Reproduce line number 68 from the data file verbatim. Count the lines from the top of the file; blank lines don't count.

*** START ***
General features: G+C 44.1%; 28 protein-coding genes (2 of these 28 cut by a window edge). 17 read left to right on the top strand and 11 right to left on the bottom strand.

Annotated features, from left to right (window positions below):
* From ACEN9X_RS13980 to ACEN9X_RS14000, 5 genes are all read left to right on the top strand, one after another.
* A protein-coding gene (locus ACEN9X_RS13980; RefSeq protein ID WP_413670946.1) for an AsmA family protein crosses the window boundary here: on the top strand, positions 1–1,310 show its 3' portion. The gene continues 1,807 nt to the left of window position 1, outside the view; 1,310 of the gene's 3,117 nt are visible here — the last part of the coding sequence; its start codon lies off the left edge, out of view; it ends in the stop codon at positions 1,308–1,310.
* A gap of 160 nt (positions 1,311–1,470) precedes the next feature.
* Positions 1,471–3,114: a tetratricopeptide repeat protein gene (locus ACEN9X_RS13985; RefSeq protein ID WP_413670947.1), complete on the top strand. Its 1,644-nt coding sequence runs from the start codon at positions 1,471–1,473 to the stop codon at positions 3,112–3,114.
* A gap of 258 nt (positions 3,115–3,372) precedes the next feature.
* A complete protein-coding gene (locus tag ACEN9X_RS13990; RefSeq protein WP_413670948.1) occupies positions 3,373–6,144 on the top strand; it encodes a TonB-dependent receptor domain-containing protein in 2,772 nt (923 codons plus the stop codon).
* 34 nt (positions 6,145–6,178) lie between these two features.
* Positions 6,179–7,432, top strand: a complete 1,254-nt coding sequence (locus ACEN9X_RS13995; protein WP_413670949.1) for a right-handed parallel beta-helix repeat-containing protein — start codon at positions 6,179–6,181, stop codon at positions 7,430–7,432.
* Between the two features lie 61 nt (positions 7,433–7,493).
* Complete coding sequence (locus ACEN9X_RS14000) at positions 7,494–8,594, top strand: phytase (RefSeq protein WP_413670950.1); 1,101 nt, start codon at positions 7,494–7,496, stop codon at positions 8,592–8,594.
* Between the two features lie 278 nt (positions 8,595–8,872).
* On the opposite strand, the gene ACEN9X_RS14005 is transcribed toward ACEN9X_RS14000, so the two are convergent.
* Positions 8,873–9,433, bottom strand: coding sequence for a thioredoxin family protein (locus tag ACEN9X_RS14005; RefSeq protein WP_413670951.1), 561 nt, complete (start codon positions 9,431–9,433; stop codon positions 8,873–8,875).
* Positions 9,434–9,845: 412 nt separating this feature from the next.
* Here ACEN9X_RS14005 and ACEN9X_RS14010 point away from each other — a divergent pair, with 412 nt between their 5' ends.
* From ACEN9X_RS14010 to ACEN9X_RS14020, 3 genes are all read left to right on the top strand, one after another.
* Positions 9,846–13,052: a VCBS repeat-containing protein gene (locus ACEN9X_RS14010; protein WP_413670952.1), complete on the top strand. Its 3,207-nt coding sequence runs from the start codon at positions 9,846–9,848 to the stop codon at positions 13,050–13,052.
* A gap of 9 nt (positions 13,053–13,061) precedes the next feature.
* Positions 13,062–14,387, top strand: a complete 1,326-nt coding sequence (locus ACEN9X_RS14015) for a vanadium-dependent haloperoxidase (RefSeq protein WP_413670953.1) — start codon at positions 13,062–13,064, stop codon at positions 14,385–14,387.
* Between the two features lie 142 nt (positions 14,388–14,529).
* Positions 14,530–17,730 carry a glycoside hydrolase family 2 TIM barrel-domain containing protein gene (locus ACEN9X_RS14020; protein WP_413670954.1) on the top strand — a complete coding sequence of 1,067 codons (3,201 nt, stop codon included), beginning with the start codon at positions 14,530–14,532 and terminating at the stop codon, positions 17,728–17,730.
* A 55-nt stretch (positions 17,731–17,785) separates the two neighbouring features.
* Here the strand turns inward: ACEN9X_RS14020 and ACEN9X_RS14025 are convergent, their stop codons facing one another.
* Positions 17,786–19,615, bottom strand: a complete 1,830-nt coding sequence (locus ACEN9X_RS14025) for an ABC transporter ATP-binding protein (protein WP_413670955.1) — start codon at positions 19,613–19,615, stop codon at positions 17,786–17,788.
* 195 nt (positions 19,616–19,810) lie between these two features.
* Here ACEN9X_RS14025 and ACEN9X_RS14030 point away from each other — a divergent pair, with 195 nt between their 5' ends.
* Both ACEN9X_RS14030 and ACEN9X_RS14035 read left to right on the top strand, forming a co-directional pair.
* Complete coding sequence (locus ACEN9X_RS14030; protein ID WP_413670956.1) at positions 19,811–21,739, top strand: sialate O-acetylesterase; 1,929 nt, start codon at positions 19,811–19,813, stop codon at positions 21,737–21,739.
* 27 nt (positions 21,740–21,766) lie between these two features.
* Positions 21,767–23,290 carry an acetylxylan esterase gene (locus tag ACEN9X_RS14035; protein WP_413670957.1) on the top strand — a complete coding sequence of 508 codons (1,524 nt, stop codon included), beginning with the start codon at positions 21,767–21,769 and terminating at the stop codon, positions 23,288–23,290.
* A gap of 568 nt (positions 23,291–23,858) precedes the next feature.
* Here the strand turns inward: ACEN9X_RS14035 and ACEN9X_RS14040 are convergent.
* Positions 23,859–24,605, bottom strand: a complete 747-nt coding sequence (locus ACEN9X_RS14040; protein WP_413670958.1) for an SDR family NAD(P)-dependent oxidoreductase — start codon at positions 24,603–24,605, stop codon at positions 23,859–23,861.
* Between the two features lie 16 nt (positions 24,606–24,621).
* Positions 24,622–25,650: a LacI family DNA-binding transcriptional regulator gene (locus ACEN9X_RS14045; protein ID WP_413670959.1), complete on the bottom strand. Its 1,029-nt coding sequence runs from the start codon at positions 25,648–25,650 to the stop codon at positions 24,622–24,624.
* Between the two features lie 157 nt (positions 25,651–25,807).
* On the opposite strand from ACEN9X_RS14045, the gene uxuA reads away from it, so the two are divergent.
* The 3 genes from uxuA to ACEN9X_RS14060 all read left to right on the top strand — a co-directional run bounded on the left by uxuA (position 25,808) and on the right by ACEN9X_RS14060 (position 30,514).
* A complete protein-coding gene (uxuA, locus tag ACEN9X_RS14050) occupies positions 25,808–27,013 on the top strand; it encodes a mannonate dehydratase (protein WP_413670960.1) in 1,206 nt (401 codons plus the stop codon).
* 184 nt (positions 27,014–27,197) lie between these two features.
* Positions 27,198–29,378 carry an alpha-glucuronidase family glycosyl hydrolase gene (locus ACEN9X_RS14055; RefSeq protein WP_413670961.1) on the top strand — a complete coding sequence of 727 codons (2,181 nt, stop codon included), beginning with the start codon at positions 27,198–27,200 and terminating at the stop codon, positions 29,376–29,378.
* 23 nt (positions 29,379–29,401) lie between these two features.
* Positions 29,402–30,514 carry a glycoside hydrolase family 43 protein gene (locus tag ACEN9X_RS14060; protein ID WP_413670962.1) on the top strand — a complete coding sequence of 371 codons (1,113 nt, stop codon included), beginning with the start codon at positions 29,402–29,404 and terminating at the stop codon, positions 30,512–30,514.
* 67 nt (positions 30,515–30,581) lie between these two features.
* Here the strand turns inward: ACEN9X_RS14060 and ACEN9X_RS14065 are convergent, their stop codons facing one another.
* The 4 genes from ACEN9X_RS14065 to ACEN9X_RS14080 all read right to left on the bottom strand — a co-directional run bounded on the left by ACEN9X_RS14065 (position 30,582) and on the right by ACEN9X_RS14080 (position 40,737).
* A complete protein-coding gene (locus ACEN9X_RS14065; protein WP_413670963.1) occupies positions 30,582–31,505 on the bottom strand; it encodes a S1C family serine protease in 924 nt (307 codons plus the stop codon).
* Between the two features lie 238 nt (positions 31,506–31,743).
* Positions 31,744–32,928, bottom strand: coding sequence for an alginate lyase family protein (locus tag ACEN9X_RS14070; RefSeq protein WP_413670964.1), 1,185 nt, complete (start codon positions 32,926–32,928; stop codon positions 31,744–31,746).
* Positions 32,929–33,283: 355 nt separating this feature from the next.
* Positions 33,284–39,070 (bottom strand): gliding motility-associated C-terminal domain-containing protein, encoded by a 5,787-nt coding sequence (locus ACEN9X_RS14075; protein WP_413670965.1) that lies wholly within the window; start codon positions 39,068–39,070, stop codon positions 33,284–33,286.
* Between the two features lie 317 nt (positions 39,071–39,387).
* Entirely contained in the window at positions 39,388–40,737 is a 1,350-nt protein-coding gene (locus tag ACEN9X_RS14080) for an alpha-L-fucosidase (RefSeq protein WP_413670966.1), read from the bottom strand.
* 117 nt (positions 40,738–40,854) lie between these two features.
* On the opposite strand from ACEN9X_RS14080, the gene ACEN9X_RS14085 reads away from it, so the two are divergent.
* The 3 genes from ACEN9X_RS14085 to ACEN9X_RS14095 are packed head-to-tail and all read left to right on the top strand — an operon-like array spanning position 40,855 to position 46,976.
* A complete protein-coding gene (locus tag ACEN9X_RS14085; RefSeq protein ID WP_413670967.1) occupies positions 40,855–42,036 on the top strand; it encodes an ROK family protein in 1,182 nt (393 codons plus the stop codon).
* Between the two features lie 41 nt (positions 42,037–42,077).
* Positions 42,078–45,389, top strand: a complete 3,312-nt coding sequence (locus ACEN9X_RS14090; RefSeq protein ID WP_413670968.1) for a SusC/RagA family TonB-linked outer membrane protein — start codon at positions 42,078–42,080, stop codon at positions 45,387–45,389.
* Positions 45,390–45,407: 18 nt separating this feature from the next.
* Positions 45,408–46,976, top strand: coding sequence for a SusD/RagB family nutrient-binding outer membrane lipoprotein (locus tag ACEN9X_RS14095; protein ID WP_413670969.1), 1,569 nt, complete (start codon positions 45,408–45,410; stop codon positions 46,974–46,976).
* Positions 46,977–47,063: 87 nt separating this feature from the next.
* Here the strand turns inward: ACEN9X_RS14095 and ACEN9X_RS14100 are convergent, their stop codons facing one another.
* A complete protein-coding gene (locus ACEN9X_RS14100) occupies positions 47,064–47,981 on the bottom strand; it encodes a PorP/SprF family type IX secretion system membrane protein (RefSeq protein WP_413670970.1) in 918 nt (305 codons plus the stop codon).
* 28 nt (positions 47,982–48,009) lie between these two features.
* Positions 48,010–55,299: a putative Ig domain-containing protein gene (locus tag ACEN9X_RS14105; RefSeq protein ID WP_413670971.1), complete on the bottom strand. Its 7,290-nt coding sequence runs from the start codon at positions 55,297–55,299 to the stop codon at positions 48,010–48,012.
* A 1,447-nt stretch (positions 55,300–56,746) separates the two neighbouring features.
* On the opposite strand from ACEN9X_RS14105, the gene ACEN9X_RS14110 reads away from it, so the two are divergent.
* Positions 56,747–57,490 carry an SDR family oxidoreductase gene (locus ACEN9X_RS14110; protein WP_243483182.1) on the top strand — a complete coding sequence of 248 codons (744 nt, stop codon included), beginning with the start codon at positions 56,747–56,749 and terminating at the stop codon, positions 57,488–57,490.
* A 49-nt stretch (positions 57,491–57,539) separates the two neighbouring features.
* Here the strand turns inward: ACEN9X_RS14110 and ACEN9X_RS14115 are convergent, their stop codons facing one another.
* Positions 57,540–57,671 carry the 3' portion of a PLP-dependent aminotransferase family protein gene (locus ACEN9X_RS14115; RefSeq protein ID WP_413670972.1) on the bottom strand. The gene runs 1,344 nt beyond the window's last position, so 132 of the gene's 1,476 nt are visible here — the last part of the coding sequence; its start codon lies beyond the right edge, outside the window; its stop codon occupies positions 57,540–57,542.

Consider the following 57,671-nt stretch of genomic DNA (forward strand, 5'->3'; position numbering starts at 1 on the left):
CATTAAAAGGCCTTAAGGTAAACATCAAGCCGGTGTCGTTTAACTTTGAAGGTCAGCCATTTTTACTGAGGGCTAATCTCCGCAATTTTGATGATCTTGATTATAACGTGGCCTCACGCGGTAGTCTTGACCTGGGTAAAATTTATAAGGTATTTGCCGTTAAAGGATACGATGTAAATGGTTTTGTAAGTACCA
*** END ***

* Positions 48,010–55,299: a putative Ig domain-containing protein gene (locus tag ACEN9X_RS14105; RefSeq protein ID WP_413670971.1), complete on the bottom strand. Its 7,290-nt coding sequence runs from the start codon at positions 55,297–55,299 to the stop codon at positions 48,010–48,012.